Pivoting out of technical writing
I lived a large part of my working life as a career technical writer. While my career has its share of ups and downs, I always felt at home doing the actual writing work. Over the years, clients, colleagues, and friends often encouraged me to seek other career opportunities. I finally pulled off a much-needed career pivot at the end of last summer.
Looking back over the six to twelve months prior to my career pivot, here are some key events in hindsight that played into my long-overdue career pivot
Staying instead of moving jobs
In late 2019, I got caught in a reduction in force (RIF) at work. I could see it coming, and I was prepared for it by bulking up on freelance work. I had another job offer during that time to take another writer position with yet another government contractor. While the pay raise was attractive, I felt a malingering sort of dread at the prospect of moving to another government contract. I turned down the job offer to take an internal transfer to another group in my employer at the time.
Despite some bad luck on the job hunt trying to change out of technical writing, that this was to be my last technical writing job was still very much on my mind.
Walking away from two Season of Docs proposals
I enjoy the art of the project pitch a lot as a writer and a person. Maybe too much at some times. Last spring, the COVID-19 lockdown left me with a lot more free time than I usually have. I decided that this was the year to pitch two projects to Google’s Season of Docs. I spent the upfront time researching, strategizing, and writing two proposals for projects. Writing the proposals made me feel good. I’ve become the type of person who’s grown pretty detached from pitching their ideas. It’s about the pursuit for me. I do my best on the idea. Send the pitch in and don’t take any rejection personally.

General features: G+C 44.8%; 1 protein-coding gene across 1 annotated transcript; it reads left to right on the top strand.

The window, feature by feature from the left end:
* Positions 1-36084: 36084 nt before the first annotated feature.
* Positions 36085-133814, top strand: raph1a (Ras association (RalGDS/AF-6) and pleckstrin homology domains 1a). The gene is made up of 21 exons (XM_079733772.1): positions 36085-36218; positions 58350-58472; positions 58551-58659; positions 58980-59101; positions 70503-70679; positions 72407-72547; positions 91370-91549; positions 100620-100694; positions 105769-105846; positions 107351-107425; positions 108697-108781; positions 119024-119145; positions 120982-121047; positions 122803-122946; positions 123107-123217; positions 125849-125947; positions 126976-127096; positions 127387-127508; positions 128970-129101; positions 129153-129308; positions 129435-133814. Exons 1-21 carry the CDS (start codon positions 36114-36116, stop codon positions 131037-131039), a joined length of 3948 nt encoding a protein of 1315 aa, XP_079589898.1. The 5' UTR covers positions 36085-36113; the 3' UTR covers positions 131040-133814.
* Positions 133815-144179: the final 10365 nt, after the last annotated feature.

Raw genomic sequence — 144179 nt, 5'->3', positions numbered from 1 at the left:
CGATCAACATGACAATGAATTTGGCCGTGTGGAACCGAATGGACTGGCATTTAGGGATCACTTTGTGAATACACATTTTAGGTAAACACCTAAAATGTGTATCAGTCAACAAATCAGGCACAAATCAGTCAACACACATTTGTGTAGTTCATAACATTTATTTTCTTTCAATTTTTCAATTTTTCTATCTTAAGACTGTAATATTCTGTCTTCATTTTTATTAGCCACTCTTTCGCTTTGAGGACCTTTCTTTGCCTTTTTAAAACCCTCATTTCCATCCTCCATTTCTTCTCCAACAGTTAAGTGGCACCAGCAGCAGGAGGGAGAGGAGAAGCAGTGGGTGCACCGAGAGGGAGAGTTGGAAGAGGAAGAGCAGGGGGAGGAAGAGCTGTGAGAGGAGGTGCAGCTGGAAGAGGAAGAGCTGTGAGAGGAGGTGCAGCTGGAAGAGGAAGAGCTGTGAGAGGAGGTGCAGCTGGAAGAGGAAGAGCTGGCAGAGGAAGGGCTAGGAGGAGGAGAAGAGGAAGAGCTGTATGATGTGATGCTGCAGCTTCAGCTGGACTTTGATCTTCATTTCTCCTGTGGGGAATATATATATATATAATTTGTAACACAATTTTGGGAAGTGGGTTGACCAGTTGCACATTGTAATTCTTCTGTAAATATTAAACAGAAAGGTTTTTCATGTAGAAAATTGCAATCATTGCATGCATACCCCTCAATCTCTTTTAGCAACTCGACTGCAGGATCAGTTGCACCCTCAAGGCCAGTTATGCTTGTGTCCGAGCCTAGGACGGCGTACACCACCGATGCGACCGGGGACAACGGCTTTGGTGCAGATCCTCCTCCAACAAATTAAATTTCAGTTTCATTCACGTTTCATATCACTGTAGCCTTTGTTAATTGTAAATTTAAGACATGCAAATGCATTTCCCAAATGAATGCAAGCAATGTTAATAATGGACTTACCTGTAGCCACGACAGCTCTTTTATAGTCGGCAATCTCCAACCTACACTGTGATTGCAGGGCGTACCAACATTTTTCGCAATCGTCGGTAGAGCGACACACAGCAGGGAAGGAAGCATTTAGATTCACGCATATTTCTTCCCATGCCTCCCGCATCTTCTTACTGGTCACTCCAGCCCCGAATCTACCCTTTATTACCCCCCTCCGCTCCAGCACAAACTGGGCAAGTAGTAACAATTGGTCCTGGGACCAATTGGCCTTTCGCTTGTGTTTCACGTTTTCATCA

When I was finalizing the proposals I had reoccurring thoughts of what happens if I’m not a technical writer and one of the proposals lands? I then developed an overwhelming urge to cease work on one of the proposals. It was a proposal I usually would’ve been happy to submit to let it land how it may. Next. I quit work on the second proposal too.
Both proposals will see new life as blog posts at some point in the near future.
Tried volunteering in the technical writing field and regretted it
Spare time and isolation made volunteering in the technical writing field make sense for some reason. Looking back, I also think it was an early sign that isolation was getting the best of me. While the people in the online meetings were nice enough, I began to see the group leader fawn way too much over the female members in the group over the weeks. I shrugged it off.
Then I submitted an outline for a document I was proposing to the group. In return, I received one of the most unprofessional responses and critiques about my proposed outline ever in my entire career. It’s not to say that my outline was 100% right. In actuality, I just didn’t care about this guy’s opinion of my work, my career, or my expertise. I took the event as another sign that it was time for me to move on from technical writing.
The great thing about volunteering is that there’s no money left on the table if you leave a project. I made a quick and quiet exit from the group — no caustic or snarky comebacks either — because it just wasn’t worth it.
Three or so months into my new job, I realized how I was occupational slumming, especially the last 2–3 years of doing the job. While I’m still creating content in my new job, I get credit for my domain knowledge.
I have no regrets about my time spent as a technical writer. It was time for me to go. It was as if the profession went one direction, and the work I enjoyed was out of scope for the technical writer role.
My name is Will Kelly. I’m the technical marketing manager for a container security startup. Before that, I spent my career as a technical writer working on projects in the public and commercial sectors. I’ve written about the cloud and DevOps for InfoWorld, InfoQ, TechTarget, and others. Follow me on Twitter: @willkelly.